The viral tale of the so-called “Ghost of Kyiv” — a lone Ukrainian ace fighter pilot credited with at least six kills in the skies, with some claims putting the number up to 40 — has been officially denounced by the Ukrainian military after a pilot who died in March was identified as the Ghost by multiple media outlets, including The Times of London.

“The Ghost of Kyiv is alive and embodies a collective image of the highly qualified pilots of the tactical aviation brigade successfully defending Kyiv and the surrounding region,” Yuriy Ignat, a Ukrainian Air Force spokesman, told The London Times, after the paper, citing “Ukrainian sources,” identified the pilot as Maj. Stepan Tarabalka and reported he had been shot down on March 13 while fighting “overwhelming” enemy forces.

The Ukrainian military denied those claims.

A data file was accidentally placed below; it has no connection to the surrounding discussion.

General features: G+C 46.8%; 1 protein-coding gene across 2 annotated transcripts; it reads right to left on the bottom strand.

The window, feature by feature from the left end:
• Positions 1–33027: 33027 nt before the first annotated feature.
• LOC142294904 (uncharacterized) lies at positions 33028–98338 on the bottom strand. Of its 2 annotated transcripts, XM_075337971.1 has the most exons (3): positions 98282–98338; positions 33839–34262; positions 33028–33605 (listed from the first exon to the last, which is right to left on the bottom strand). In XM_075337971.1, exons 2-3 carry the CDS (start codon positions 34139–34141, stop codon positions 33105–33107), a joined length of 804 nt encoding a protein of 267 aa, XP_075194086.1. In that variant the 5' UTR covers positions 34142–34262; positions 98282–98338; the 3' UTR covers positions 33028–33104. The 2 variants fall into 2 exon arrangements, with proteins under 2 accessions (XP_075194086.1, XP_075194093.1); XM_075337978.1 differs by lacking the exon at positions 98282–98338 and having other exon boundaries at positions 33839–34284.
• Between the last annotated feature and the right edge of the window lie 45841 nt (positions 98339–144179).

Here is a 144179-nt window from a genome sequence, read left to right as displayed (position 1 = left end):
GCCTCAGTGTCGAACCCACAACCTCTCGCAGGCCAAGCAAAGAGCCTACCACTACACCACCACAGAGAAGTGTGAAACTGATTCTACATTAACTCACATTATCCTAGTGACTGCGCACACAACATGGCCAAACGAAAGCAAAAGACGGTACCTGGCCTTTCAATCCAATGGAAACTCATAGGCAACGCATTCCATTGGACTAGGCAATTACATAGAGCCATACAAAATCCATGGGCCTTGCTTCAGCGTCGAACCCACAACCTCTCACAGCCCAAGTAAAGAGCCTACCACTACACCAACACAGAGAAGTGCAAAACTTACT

The urban legend of the “Ghost” spread fast over social media early in the war, with the Ukrainian Ministry of Defense even tweeting out a video it claimed showed the pilot beating a Russian jet. The footage was later revealed to be from a flight simulator. As Jared Keller noted at the time, it seemed like the spectral pilot was just a modern urban legend for the digital age — and he was right.

Notably, while Ukraine’s denial of the ‘Ghost’s’ existence is new, news of Tarabalka’s death is not. NPR reported on the pilot’s demise in March and even interviewed his parents. He is buried in the town of Korolivka. However, officials and family members who spoke with NPR’s Eric Westervelt made no mention of the Ghost of Kyiv or claimed he was Tarabalka. Westervelt noted that Tarabalka had flown sorties in 2014 during the initial fighting in Ukraine’s Donbas region. His kill count in the skies has not been disclosed, although Ghost or not, it’s incredibly unlikely he got the 40 mythical kills of the viral legend.

Meanwhile, Ukraine has been appealing to Western nations for more arms and weapons, including new planes. This past week NATO pilots scrambled several times to intercept Russian jets flying over the Black and Baltic seas. The incidents were resolved peacefully.

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